YOU ARE HERE: LAT HomeCollections

French Vouvrays Fill a Holiday Need : Still or Sparkling, They Lean Toward Pleasant Sweetness

November 28, 1986|NATHAN CHROMAN | Chroman is a free-lance wine writer and author who also practices law in Beverly Hills

If it hasn't been said yet, it should be: What this country really needs is inexpensive good white and sparkling wines, especially as the holidays draw near. Whereas California types have been obvious choices, there are still undiscovered French wines from the Loire's premium district of Vouvray which are noted for charm and delicacy not found elsewhere. Even in so-called poor vintage years they can be attractive and drinkable.

Whether still or sparkling, Vouvrays generally lean toward a slight, pleasant sweetness, the degree depending on grape ripeness, principally in a fine and sunny vintage. Most consumers are likely to perceive the wines as soft and dry because the sweetness may be imperceptible to a palate not seasoned to drier types. When the wines are good they are very good, but in off years (infrequent in Vouvray) tasters may discern an acidic finish, which is fine with a saucy fish stew but of little interest for other dishes.

Monmousseau by the Loire

One of the best of Vouvray vintners is Armand Monmousseau of the firm of J. M. Monmousseau, which is celebrating its centennial in 1986. An excellent choice is Monmousseau's still Vouvray Blanc de Blanc, 1985 for its clean, flowery nose and lovely crisp, fresh, delicate flavor. It is now showing handsomely from a vintage that is considered to be tops, ranking with the great vintages of 1969 and 1959. Made entirely from Chenin Blanc grapes, also known as Pineau de la Loire, and grown on vines that thrive in clay and limestone soil on chalky hills, this wine is produced at the firm's winery situated along the gentle slopes of the Loire river.

Monmousseau's Vouvrays generally sell for about $6, including a Vouvray 1981 from his personal vineyard, Clos le Vigneau, which offers an older smoky nose and a lovely crisp, earthy taste. This is a superb bottle with a capacity to age 10 or more years--definitely worth more money, but difficult to find. The '84 Vouvray didn't fare as well, but note that it comes from a vintage not in the same class as '85. This is one of the better '84s, and on that basis it makes a solid choice.

A Tad Sweeter for U.S.

Exceptional is the winery's Brut, Touraine, Non-Vintage, a Blanc de Blanc sparkler made from Chenin Blanc grapes made in the classic Champagne style of methode Champenoise . It should sell from $8 to $10. Interestingly, this wine is made in two versions, the French, not sold here, which is drier and more austere, and the U.S. version--clean, in a rounder, heavier and a tad sweeter style. Monmousseau believes that Americans will appreciate its slight sweetness; hence the difference.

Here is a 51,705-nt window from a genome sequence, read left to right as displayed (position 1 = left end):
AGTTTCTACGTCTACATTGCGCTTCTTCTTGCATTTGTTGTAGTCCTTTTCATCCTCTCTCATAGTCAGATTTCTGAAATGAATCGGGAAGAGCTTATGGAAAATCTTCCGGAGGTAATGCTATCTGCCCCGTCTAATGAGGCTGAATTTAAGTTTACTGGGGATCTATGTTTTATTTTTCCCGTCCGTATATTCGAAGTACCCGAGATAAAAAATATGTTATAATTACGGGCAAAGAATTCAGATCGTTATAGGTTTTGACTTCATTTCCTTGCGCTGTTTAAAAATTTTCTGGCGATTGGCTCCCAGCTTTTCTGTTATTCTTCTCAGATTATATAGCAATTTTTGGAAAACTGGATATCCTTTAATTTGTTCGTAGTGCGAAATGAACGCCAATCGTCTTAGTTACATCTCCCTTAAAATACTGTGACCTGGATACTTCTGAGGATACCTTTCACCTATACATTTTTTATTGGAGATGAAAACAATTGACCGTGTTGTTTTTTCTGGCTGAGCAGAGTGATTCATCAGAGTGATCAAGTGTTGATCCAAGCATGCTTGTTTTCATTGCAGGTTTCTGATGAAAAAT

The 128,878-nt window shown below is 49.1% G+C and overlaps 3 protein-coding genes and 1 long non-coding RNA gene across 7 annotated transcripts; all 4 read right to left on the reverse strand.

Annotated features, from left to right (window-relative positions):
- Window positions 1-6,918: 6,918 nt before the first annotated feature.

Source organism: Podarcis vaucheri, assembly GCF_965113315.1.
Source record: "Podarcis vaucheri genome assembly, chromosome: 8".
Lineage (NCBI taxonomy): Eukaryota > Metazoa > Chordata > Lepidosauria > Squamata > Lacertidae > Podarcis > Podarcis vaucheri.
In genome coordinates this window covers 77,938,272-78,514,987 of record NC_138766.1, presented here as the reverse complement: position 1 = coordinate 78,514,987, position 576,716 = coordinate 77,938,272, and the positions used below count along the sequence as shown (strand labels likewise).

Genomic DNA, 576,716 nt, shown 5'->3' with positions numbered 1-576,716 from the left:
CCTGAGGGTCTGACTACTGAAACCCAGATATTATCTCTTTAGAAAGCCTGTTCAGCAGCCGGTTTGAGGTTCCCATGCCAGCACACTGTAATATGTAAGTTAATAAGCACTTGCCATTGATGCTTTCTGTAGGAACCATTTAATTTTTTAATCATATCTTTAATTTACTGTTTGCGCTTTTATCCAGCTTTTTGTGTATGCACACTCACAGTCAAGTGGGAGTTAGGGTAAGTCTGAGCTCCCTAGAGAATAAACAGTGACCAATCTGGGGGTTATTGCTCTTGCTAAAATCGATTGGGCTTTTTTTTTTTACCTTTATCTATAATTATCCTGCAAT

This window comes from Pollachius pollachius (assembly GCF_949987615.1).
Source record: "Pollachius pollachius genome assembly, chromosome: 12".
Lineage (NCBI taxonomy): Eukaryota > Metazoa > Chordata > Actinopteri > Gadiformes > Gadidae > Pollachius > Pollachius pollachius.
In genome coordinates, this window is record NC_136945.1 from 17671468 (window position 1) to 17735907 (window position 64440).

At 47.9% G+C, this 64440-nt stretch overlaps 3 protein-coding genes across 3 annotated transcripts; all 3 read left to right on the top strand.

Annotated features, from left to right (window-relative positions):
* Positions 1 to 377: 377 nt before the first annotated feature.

A fine still Vouvray is the firm's Chateau Gaudrelle, 1985, which is not filtered. It is made from old vines planted after the French period of phylloxera. This is a very flowery, fruity, long-on-the-palate Chenin Blanc wine, and because of the old vines, production is low. Avoid the '84, which is less flowery and complex. The '85 is surely a winner.

Monmousseau represents four generations of wine making. As a child, M. Armand spent his playtime roaming around the firm's dark caves--eight miles of hand-dug underground tunnels. Today he resides at Chateau Gaudrelle with his wife, two daughters and son. His son, Alexandre, is in charge of his two top vineyards, Gaudrelle and Clos le Vigneau.

A Marc Bredif Semi-Sparkler

Another Vouvray firm of note is Marc Bredif, now owned by noted Pouilly Fume producer Patrick La Doucette. The Bredif family traces its wine roots to the 16th Century and is responsible for fashioning one of the most interesting Vouvray wines, Vouvray Petillant, a wine that is best described as only partly sparkling, since it contains even less effervescence than Cremant, Champagne's well-known light sparkler. Bredif's wine is rich and reflects a delicately balanced Chenin Blanc touch without an excessively fruity taste. This is a house specialty designed for consumers who prefer a higher dosage , which is a sweeter style, yet dry enough to not qualify as a dessert sparkler. It is priced in the $8 to $9 range.

Bredif's methode Champenoise Non-Vintage, Brut, has a clean, yet heavier style than Monmousseau's Touraine, Brut. It is a sparkling wine that essentially contains grapes from the '83 vintage. There is considerable flesh and rich sweetness here with an emphasis on a fatter, less delicate style.

Bredif's current still whites are quite good. The '83 is fresh, light and fruity, nicely balanced and showing an excellent rich Vouvray style. Because of high acidity and good fruit the wine should be good for several more years. It is priced at $6 to $7. Here too, avoid the '84 since the wine, reflecting this vintage, is less fruity, somewhat sweeter than the '83 without attendant crispness.

Los Angeles Times Articles